A severe depressive disorder is characterized by experiencing the symptoms listed above every day for at least two weeks, but in many cases, they occur every day for six months or more. In addition, the symptoms are far more difficult, more uncomfortable, more emotionally challenging, and more disruptive than mild or moderate symptoms. Severe depressive symptoms may completely prevent your teen’s ability to participate in family, school, work, or social life. Severe depressive symptoms can make it almost impossible to do anything – even get out of bed, eat, or carry out the basic necessities of personal hygiene. Teens with severe depression are at higher risk of suicide than teens with mild or moderate depression.
In most cases, a mental health professional will refer a teen with severe depression to one of two types of inpatient treatment for teen depression: residential treatment or inpatient psychiatric hospitalization.
We’ll discuss residential treatment and inpatient hospitalization now, starting with inpatient hospitalization. Understanding those differences is your third step in deciding whether it’s time to consider inpatient treatment for your teen with depression.
Inpatient Hospitalization Treatment for Teen Depression
We’ll cut to the chase here, too, the way we did in the opening of this article.
We’ve mentioned there are two types of inpatient depression treatment for teens: residential treatment, which occurs in residential treatment centers (RTCs) for teens, and inpatient hospitalization, which occurs in the psychiatric wing of a general hospital or in a specialized psychiatric hospital.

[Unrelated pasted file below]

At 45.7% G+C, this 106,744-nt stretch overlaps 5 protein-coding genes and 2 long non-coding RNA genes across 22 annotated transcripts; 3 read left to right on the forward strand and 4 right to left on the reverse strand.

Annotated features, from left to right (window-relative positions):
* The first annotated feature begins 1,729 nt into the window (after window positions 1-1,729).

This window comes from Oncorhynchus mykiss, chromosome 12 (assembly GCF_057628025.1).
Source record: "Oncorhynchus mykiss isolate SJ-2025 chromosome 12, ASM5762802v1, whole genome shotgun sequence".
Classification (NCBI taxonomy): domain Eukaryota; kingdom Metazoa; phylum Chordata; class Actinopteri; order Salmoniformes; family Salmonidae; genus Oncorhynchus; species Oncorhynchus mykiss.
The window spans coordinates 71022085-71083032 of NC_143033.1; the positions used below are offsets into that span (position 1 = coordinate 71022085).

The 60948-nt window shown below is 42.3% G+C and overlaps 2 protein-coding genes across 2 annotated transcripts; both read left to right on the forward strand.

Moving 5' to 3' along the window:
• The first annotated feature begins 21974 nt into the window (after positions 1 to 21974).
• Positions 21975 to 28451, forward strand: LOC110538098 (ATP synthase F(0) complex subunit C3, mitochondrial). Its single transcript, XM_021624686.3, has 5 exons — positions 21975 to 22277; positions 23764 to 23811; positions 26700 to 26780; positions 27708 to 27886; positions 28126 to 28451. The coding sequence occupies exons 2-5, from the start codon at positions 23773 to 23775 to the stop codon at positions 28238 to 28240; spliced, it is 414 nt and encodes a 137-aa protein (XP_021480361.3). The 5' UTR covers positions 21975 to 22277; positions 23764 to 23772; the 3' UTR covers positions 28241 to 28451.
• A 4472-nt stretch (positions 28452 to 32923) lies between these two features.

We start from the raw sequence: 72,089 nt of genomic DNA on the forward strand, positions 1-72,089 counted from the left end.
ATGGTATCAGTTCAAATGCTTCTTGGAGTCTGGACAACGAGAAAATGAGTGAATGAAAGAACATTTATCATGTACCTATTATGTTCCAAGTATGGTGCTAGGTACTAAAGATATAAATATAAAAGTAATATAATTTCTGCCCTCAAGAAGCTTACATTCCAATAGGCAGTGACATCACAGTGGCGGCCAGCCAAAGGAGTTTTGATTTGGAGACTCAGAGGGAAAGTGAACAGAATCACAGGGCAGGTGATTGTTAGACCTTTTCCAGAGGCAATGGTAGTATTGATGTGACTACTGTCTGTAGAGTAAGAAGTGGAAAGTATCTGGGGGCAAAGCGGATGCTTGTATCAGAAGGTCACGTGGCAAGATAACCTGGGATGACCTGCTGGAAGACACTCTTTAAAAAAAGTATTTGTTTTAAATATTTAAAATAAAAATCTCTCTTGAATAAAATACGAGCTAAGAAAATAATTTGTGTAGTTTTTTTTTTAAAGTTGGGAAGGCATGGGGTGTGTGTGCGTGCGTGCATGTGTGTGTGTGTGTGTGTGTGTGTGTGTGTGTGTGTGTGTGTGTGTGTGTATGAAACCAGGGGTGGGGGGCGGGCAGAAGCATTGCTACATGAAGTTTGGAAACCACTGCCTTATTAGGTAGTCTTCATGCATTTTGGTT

Here’s how we cut to the chase:
Inpatient hospitalization is for teens who are in immediate crisis and pose an imminent threat or risk to the health and safety of themselves or others. Teens who are suicidal, engage in suicidal ideation, engage in escalating self-harm, or display a pattern of escalating risky and dangerous behavior related to their symptoms may receive a referral for inpatient psychiatric hospitalization.
We’ll say it again: inpatient hospitalization is for teens in crisis. The goals of this level of care are safety and stabilization. That’s why a stay in an inpatient psychiatric facility – as opposed to a residential treatment center – is typically short, lasting from three to ten days, on average. If a psychiatrist refers your teen to inpatient hospitalization, the medical staff at the hospital will discharge your teen when they’re capable of fully participating in therapy and recovery activities. In most cases, a teen in crisis is not capable of participating in therapy or recovery activities. They may need the intensive immersion of a hospital stay until their crisis passes.
Residential Treatment for Teen Depression
Residential treatment, on the other hand, is different. It’s not for teens at imminent risk of harm, but it is for teens with depressive symptoms so severe they prevent them from participating in almost all aspects of daily life and living at home.
Technically speaking, residential treatment is a form of inpatient treatment – since inpatient means staying overnight at the treatment facility – but the focus and primary goals of residential treatment are broader in scope than the focus and goals of inpatient hospitalization.
Whereas the goals of hospitalization are safety and stability, the goals of residential treatment are all about therapy and recovery. During residential treatment, clinicians will help your teen identify and discuss their emotions, validate their experiences, and understand the relationship between their emotions, thoughts, and behaviors. Then, they help your teen use the new knowledge to develop proactive coping skills that allow them to process difficult emotions and manage stress in healthy, productive ways.